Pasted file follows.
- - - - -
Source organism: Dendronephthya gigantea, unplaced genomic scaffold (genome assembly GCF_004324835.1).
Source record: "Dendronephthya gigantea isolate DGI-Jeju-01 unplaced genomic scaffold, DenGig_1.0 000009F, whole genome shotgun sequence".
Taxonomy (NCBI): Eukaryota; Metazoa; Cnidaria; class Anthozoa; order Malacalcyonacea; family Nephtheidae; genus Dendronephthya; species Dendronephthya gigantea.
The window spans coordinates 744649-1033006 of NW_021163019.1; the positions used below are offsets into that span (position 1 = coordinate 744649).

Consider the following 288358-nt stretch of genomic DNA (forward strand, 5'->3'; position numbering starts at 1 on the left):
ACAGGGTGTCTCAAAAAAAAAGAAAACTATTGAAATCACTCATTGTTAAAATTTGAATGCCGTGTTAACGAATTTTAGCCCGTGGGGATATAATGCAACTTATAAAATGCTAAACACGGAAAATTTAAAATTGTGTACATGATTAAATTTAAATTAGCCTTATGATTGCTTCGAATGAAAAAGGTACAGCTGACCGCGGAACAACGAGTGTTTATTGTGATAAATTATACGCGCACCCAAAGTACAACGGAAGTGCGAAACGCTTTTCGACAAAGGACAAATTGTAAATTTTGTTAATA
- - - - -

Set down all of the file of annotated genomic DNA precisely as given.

Source organism: Dendronephthya gigantea, unplaced genomic scaffold (genome assembly GCF_004324835.1).
Source record: "Dendronephthya gigantea isolate DGI-Jeju-01 unplaced genomic scaffold, DenGig_1.0 000009F, whole genome shotgun sequence".
Taxonomy (NCBI): Eukaryota; Metazoa; Cnidaria; class Anthozoa; order Malacalcyonacea; family Nephtheidae; genus Dendronephthya; species Dendronephthya gigantea.
The window spans coordinates 744649-1033006 of NW_021163019.1; the positions used below are offsets into that span (position 1 = coordinate 744649).

Consider the following 288358-nt stretch of genomic DNA (forward strand, 5'->3'; position numbering starts at 1 on the left):
ACAGGGTGTCTCAAAAAAAAAGAAAACTATTGAAATCACTCATTGTTAAAATTTGAATGCCGTGTTAACGAATTTTAGCCCGTGGGGATATAATGCAACTTATAAAATGCTAAACACGGAAAATTTAAAATTGTGTACATGATTAAATTTAAATTAGCCTTATGATTGCTTCGAATGAAAAAGGTACAGCTGACCGCGGAACAACGAGTGTTTATTGTGATAAATTATACGCGCACCCAAAGTACAACGGAAGTGCGAAACGCTTTTCGACAAAGGACAAATTGTAAATTTTGTTAATA